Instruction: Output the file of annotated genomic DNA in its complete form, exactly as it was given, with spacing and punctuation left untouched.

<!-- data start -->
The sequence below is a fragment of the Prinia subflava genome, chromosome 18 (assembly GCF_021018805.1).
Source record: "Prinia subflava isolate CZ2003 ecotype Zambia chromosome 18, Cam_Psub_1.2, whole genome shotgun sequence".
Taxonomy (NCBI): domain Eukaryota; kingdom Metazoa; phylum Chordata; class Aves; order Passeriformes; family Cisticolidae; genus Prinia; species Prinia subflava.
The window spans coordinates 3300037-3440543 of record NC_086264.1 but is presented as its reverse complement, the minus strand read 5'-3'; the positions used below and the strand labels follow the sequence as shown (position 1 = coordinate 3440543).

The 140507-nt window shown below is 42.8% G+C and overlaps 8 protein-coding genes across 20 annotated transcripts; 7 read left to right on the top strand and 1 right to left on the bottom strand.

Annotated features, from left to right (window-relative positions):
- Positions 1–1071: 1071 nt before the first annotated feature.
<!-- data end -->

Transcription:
The sequence below is a fragment of the Prinia subflava genome, chromosome 18 (assembly GCF_021018805.1).
Source record: "Prinia subflava isolate CZ2003 ecotype Zambia chromosome 18, Cam_Psub_1.2, whole genome shotgun sequence".
Taxonomy (NCBI): domain Eukaryota; kingdom Metazoa; phylum Chordata; class Aves; order Passeriformes; family Cisticolidae; genus Prinia; species Prinia subflava.
The window spans coordinates 3300037-3440543 of record NC_086264.1 but is presented as its reverse complement, the minus strand read 5'-3'; the positions used below and the strand labels follow the sequence as shown (position 1 = coordinate 3440543).

The 140507-nt window shown below is 42.8% G+C and overlaps 8 protein-coding genes across 20 annotated transcripts; 7 read left to right on the top strand and 1 right to left on the bottom strand.

Annotated features, from left to right (window-relative positions):
- Positions 1–1071: 1071 nt before the first annotated feature.